Voodoo religion's role in helping Haiti's quake victims
From BBC news. By Henri Astier
BBC News, Miami - A month before Haiti's devastating earthquake, prominent musician Theodore "Lolo" Beaubrun and a few friends were summoned by spirits who tried to warn them about the impending cataclysm.
"They told us to pray for Haiti because many people would die," says Mr Beaubrun - the frontman of the group Boukman Eksperyans.
"I thought it was about politics. I didn't know it was going to be an earthquake."
The spirits may have failed to make themselves understood, but according to Mr Beaubrun - whose music and outlook are steeped in voodoo culture - they are standing by the Haitian people in their hour of need.
"We are extremely traumatised," he says.
"We have seen death. But the spirits entered the minds of people to advise and help them heal. They speak to us. It's like therapy."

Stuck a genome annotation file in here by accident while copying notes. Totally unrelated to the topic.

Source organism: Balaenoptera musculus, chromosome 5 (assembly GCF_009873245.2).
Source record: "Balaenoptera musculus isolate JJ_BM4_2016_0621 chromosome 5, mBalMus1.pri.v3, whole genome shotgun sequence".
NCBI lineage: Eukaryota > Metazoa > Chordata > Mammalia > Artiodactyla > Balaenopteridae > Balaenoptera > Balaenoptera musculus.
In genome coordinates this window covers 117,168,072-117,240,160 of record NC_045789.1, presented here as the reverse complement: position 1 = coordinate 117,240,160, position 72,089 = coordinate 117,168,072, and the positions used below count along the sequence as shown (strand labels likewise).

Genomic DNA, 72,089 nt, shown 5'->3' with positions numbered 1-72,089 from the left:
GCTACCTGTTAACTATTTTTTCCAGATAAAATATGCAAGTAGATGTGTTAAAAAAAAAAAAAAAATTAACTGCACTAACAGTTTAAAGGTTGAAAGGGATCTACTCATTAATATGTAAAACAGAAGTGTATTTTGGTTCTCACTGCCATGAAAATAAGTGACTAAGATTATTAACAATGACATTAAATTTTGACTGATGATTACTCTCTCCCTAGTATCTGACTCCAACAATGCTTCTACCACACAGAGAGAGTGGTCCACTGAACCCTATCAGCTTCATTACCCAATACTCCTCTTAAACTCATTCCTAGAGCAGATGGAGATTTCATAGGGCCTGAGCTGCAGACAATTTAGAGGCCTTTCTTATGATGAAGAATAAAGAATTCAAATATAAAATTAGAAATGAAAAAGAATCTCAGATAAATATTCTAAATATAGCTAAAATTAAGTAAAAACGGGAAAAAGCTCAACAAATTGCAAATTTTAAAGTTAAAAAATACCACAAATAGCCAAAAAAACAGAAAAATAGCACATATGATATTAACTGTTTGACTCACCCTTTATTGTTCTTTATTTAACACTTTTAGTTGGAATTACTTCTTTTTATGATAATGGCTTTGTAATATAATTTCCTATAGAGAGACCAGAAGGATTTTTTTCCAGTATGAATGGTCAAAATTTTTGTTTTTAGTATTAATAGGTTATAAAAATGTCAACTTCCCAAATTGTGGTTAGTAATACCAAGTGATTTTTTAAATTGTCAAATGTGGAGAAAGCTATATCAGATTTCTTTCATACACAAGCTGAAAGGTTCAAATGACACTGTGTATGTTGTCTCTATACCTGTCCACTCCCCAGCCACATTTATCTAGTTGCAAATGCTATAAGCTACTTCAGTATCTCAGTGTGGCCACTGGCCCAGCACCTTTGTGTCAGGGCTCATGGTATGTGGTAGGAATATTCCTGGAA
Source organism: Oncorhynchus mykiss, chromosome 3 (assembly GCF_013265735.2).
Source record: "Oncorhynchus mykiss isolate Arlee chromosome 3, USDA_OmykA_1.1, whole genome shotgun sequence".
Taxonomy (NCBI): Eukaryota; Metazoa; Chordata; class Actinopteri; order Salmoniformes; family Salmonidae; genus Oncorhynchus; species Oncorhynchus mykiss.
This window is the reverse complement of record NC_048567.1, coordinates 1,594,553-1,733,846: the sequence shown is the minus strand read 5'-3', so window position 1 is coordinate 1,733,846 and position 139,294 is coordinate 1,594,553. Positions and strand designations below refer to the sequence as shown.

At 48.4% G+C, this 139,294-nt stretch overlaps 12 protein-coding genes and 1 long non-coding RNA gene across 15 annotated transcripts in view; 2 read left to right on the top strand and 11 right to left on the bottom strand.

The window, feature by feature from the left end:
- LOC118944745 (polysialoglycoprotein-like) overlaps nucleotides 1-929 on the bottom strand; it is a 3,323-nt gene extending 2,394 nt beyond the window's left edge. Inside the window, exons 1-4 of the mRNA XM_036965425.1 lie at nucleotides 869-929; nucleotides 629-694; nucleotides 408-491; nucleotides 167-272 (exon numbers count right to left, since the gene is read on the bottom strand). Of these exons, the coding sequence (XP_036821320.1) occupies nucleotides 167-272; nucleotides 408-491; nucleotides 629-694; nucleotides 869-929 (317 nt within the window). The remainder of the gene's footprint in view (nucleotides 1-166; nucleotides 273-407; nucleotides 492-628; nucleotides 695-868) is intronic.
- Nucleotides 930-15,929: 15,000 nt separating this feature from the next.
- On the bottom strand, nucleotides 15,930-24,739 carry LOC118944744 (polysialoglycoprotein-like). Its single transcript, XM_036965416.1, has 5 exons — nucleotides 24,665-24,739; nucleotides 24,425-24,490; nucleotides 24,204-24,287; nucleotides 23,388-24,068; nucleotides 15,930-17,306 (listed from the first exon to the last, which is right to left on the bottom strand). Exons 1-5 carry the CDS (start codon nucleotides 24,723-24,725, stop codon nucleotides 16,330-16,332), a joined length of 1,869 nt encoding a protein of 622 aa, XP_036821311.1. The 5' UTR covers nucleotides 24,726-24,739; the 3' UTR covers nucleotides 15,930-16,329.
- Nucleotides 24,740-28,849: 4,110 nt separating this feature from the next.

But Mr Breaubrun's idea that voodoo should play a leading role in helping victims of the country's worst-ever natural disaster is currently little more than a hope.
Haiti's traditional religion has kept a low profile in the aftermath of the earthquake.
The songs and prayers heard amid the rubble and tent cities around Port-au-Prince are overwhelmingly Christian.
The voodoo religion may be practised by many Haitians - the exact number is unknown - and has not been totally absent from the aid effort.
Louis Leslie Marcelin, another singer who also describes himself as a spiritual guide and healer, has used his home in Port-au-Prince as an alternative school and a care centre.
"We work with children and parents," he says. "We work with poor people whose relatives have died."
But such efforts by voodoo leaders have been few and far between...